SIBO : Types of Bacterial Overgrowth

Small intestinal bacterial overgrowth, or SIBO, is a digestive imbalance I commonly see and treat in my practice. As a clinical herbalist I use herbal medicine, select prebiotics and targeted probiotic strains to help overcome this persistent microbiome imbalance.

Today we are following on in our SIBO series of videos and I will be covering the different types of small intestinal bacterial overgrowth. To check out the whole video series head over here and don’t forget there is an ebook that goes along with the videos which you can download free in all its 10,000+ words and 60+ references!

The Complete Guide To Small Intestinal Bacterial Overgrowth

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Hi, my name is Todd Mansfield. I am a clinical herbalist with a special interest in all things gut health.

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Types Of SIBO

SIBO is more of a collection of different subtypes of microbial overgrowth. I have come to see small intestinal bacterial overgrowth as a symptom of a deeper dysregulation in most of my patients. Today we won’t be covering the possible root causes of your SIBO but it is worth mentioning. When the root cause is not addressed often SIBO relapses!

Hydrogen SIBO

Hydrogen SIBO, hydrogen dominant SIBO or even diarrhoea SIBO is the more common form of bacterial overgrowth in the small intestine. It is characterised by an abnormal rise in hydrogen on the SIBO breath test after a challenge with a particular sugar (often lactulose or glucose). Don’t worry we will be covering SIBO testing in an upcoming video.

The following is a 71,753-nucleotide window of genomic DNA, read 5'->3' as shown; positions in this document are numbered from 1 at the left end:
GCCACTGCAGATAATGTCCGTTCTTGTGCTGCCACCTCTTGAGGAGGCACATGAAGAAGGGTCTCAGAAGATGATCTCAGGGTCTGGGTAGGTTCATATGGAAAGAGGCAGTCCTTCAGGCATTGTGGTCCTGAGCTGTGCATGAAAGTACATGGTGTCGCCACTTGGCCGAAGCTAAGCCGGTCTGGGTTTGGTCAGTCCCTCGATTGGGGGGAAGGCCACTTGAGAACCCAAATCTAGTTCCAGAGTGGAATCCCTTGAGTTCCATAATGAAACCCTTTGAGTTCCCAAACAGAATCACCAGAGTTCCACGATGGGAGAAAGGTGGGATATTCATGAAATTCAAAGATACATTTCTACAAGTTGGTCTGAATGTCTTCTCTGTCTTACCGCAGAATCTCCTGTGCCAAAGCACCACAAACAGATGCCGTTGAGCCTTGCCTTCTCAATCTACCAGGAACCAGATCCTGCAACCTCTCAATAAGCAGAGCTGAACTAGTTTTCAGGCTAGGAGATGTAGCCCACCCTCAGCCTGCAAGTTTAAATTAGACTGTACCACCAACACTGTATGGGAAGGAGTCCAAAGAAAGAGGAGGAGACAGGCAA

The symptoms include bloating and distention, an increase in flatulence and burping and even non-gut related symptoms like brain fog, unclear thinking or even joint pain. If any of these symptoms worsen after a meal I am thinking SIBO may be playing a role.

The number one symptom that distinguishes hydrogen SIBO from the other most common SIBO is diarrhoea. Loose stools, combined with the symptoms above, is frequently caused by the hydrogen producing bacterial overgrowth in the small intestine.

Methane SIBO

Methane SIBO, also known as methane dominant SIBO or even constipation SIBO is characterised by a significant amount of methane gas on a SIBO breath test. The number one symptom that sets methane SIBO apart from other types of bacterial overgrowths is constipation.

On a side note, but still very methane related, I commonly see a high baseline methane levels (greater than 20ppm) on many SIBO breath tests from patients suffering from long term constipation. The thinking here differs. Some clinicians and researchers think that it is large bowel methane production while others are thinking it is small bowel related.

The North American Consensus on breath testing was a tad unclear.

The optimal criterion to define excessive methane production is not clear. Th e production pattern of methane and hydrogen are different on breath testing. Unlike hydrogen, subjects with excessive methane production elicit an elevated methane level at baseline and the rise of methane during breath testing is not as sharp as hydrogen gas

The North American Consensus